Here we go again. Remember what I was saying last time about formula? Well, Designated Survivor continues to take the formula cake with its fourth episode, ‘Equilibrium’. I’m starting to wonder if the show actually lends itself to weekly reviewing, to tell you the honest truth. Does it have the depth to warrant this amount of words? Does it have any depth at all? At this stage, not really.
At times, Designated Survivor makes 24 look like a searing work of dramatic art and, frankly, its attempts to be a modern version of The West Wing are just becoming embarrassing now. A whole sub-plot about a broken vase? Give me a break. The reaction by die hard ‘survivors’ (fans) seems to be somewhat negative when it comes to the direction the show is taking, too.
Namely, David Guggenheim’s series is experiencing severe growing pains. It’s always struggled to properly define itself but the first season at least had a continuing sense of dramatic impetus around the Capitol attack and how it informed the unexpected, incumbent Presidency of Tom Kirkman (Kiefer Sutherland) in a variety of ways, from obstructive Senatorial caucuses through to terrorists infiltrating the government.
In an attempt to make the show more of a light-touch character piece, as well as moralistic drama, Guggenheim’s show now feels rudderless. There’s no Aaron Sorkin at work here, nobody behind the scenes with seeming political nous or a level of clever wit to make characters such as Lyor Boone (Paulo Costanzo – basically trying to be Bradley Whitford) sing.
Right now, the show feels simply like its interchanging plots and devices. I described the formula last week so I won’t repeat myself, but this week’s urgent problem involves a trucker blockade on the US/Mexico border which, after the shooting of a Mexican national who drove a truck dangerously over the divide, heightens racial tensions.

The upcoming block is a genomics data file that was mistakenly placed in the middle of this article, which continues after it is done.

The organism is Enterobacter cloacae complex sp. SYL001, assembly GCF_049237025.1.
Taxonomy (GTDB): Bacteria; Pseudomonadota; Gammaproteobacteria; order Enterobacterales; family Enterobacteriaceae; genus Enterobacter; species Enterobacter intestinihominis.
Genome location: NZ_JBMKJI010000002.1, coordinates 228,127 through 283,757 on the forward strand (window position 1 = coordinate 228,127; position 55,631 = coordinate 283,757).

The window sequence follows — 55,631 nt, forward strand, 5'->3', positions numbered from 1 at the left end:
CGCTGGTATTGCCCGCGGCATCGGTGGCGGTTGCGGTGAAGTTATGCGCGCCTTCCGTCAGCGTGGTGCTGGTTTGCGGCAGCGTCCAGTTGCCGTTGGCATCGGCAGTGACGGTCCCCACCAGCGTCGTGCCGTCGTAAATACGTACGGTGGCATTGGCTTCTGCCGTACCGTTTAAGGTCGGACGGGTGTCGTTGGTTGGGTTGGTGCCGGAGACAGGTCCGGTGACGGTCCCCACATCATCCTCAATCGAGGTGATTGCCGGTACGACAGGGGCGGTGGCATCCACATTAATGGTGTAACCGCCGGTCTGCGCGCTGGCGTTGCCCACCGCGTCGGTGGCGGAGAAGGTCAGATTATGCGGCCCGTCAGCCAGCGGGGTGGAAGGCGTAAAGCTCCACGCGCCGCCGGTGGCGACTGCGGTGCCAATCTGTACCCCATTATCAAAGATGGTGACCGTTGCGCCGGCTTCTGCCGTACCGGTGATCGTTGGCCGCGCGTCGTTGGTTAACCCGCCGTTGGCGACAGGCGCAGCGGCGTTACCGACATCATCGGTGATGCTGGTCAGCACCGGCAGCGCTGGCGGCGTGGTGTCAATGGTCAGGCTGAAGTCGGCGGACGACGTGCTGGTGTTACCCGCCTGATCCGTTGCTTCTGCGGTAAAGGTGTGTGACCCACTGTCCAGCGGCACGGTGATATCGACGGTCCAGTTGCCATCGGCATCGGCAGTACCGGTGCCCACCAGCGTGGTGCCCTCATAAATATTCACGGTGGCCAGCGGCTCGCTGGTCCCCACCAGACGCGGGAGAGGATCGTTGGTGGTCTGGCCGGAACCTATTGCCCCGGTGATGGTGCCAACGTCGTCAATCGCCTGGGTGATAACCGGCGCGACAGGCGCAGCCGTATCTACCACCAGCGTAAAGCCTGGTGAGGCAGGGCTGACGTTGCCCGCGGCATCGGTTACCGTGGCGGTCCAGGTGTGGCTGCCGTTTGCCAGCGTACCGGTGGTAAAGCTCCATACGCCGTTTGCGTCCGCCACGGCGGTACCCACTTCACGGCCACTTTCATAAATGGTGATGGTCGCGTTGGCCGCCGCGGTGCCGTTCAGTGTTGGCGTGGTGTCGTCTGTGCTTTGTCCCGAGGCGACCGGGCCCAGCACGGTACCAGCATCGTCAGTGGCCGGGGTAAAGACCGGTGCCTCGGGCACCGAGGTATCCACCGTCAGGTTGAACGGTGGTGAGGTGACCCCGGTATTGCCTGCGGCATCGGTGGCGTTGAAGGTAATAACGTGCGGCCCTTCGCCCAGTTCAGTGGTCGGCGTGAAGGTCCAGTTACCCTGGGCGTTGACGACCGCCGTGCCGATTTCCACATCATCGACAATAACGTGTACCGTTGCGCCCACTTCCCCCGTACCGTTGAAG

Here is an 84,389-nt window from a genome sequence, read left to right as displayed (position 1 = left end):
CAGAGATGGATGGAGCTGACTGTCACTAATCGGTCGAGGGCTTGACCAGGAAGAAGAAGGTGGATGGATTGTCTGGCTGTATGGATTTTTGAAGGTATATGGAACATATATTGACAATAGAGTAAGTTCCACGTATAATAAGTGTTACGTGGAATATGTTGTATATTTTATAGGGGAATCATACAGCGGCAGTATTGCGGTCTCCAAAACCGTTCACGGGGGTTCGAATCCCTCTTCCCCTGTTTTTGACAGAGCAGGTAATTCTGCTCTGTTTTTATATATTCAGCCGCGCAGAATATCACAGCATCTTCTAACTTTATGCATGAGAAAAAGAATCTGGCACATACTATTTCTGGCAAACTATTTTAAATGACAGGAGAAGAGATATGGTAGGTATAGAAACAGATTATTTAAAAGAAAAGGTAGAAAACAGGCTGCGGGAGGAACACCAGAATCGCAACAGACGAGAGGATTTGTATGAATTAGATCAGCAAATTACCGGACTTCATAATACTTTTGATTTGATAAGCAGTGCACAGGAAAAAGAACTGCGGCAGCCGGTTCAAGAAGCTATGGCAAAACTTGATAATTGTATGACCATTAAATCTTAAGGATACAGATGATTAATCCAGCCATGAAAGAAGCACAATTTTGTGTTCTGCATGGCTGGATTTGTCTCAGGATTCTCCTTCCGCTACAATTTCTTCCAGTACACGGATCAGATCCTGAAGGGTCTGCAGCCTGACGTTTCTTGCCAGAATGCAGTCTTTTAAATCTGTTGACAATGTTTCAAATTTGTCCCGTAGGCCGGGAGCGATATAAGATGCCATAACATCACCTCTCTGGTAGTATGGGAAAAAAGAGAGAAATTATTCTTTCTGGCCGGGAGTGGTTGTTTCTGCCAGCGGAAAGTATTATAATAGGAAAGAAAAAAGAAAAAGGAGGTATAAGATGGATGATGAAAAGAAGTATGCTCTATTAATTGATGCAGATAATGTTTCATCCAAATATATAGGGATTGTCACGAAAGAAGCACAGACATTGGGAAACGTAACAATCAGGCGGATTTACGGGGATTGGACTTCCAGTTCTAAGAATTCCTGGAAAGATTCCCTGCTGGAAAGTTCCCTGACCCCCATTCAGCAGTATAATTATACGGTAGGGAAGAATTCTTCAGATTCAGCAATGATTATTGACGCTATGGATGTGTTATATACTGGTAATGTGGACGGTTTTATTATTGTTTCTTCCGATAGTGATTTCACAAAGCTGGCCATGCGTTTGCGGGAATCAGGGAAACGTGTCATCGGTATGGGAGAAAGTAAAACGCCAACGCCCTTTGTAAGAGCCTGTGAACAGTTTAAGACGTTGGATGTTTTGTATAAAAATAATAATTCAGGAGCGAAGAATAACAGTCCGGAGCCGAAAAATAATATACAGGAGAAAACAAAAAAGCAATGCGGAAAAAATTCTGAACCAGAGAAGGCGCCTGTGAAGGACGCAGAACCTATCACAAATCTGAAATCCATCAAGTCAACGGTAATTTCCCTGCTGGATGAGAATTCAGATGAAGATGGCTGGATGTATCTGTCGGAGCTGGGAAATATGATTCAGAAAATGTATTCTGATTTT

This week’s obstructive internal antagonist is a Mexican Senator who Kirkman essentially has to blackmail by the end, and briefly an opportunistic trade Unionist who, much like so many of these kinds of characters on the show, uses the press and national news to embarrass the White House and land them in a sticky wicket. Cue Seth (Kal Penn) facing awkward reporters who seem to know more than him. Rinse and repeat, every week. The show, four episodes in, feels like it has no fresh ideas of how to construct narrative.
What it needs is some kind of distance goal-line, which we may well get with Kirkman facing some kind of Presidential race. This hasn’t happened at all yet but feels like an inevitable consequence of his arc, which continues sharply angling into focus by making Kirkman like a ‘super-Obama’, a powerfully honest and moral man who would rather protect the feelings of a widow than use her husband’s death for political gain.
The show couldn’t be more anti-Trump if it tried, deliberately crafting a commander in chief of the kind many Americans (and beyond) only wish for in these difficult times. Nothing wrong with that (Martin Sheen’s Jed Bartlett served a similar function in the Bush era), but Kirkman now feels more like a piece of the ensemble furniture than the *point*.
If the ensemble furniture was akin to the characters on The West Wing, this might not be an issue, but its a big problem for Designated Survivor. Attempts to give boring characters like Aaron Shore (Adan Canto) family conflict and then a ‘hug it out’ learning resolution, linked to the main plot in a contrived way, just fall flat. Maggie Q continues to be fabulously wasted as Hannah Wells, the writers desperately trying to justify her salary by angling the conspiracy mystery toward First Lady Alex Kirkman (Natascha McElhone, also being wasted) and her family history. Just let it go, already. As for the comedy, and Sean Callery’s plinky plonky telegraphing, let’s just not go there.
Designated Survivor is on probation. It has until the mid-season break to regain some footing. The first season may have been ludicrous but it was quite addictively ludicrous, whereas the second season’s attempts to craft it into a softer, character show just shows up how it doesn’t have the writing or, honestly, the performers, to make it work. Stop trying to be Sorkin and start doing what you’re good at, DS: being utterly absurd.
Designated Survivor airs on Netflix in the UK every Thursday. Let us know what you think of the season.